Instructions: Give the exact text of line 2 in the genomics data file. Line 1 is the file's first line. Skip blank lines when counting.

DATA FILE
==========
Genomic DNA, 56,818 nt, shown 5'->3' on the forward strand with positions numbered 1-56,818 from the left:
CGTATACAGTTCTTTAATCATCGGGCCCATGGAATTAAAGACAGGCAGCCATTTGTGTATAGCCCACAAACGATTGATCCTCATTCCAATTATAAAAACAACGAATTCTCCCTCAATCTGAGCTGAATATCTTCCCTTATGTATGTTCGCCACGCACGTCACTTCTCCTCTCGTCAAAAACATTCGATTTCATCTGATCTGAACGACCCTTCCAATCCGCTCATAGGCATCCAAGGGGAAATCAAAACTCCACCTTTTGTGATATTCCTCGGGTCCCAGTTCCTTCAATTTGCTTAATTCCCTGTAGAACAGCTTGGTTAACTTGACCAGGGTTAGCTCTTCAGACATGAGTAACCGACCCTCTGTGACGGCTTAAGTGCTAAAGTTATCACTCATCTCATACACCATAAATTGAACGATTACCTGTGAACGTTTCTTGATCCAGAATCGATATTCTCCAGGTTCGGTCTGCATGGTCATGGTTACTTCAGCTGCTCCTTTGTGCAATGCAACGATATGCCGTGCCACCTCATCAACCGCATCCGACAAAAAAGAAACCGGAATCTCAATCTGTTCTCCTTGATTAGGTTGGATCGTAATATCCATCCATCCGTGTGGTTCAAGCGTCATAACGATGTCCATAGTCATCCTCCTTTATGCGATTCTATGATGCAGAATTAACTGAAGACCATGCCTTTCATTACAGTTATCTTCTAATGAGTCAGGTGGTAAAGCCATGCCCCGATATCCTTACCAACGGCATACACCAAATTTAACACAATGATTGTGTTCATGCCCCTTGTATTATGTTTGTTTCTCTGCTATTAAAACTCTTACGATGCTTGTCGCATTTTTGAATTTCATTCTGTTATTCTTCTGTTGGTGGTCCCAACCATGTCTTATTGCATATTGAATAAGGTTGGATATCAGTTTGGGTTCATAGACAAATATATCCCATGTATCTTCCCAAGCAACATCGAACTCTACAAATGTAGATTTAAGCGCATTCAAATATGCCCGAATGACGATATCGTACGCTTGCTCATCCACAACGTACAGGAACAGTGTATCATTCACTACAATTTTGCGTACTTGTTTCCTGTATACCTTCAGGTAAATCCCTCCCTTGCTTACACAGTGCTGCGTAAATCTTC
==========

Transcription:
CGTATACAGTTCTTTAATCATCGGGCCCATGGAATTAAAGACAGGCAGCCATTTGTGTATAGCCCACAAACGATTGATCCTCATTCCAATTATAAAAACAACGAATTCTCCCTCAATCTGAGCTGAATATCTTCCCTTATGTATGTTCGCCACGCACGTCACTTCTCCTCTCGTCAAAAACATTCGATTTCATCTGATCTGAACGACCCTTCCAATCCGCTCATAGGCATCCAAGGGGAAATCAAAACTCCACCTTTTGTGATATTCCTCGGGTCCCAGTTCCTTCAATTTGCTTAATTCCCTGTAGAACAGCTTGGTTAACTTGACCAGGGTTAGCTCTTCAGACATGAGTAACCGACCCTCTGTGACGGCTTAAGTGCTAAAGTTATCACTCATCTCATACACCATAAATTGAACGATTACCTGTGAACGTTTCTTGATCCAGAATCGATATTCTCCAGGTTCGGTCTGCATGGTCATGGTTACTTCAGCTGCTCCTTTGTGCAATGCAACGATATGCCGTGCCACCTCATCAACCGCATCCGACAAAAAAGAAACCGGAATCTCAATCTGTTCTCCTTGATTAGGTTGGATCGTAATATCCATCCATCCGTGTGGTTCAAGCGTCATAACGATGTCCATAGTCATCCTCCTTTATGCGATTCTATGATGCAGAATTAACTGAAGACCATGCCTTTCATTACAGTTATCTTCTAATGAGTCAGGTGGTAAAGCCATGCCCCGATATCCTTACCAACGGCATACACCAAATTTAACACAATGATTGTGTTCATGCCCCTTGTATTATGTTTGTTTCTCTGCTATTAAAACTCTTACGATGCTTGTCGCATTTTTGAATTTCATTCTGTTATTCTTCTGTTGGTGGTCCCAACCATGTCTTATTGCATATTGAATAAGGTTGGATATCAGTTTGGGTTCATAGACAAATATATCCCATGTATCTTCCCAAGCAACATCGAACTCTACAAATGTAGATTTAAGCGCATTCAAATATGCCCGAATGACGATATCGTACGCTTGCTCATCCACAACGTACAGGAACAGTGTATCATTCACTACAATTTTGCGTACTTGTTTCCTGTATACCTTCAGGTAAATCCCTCCCTTGCTTACACAGTGCTGCGTAAATCTTC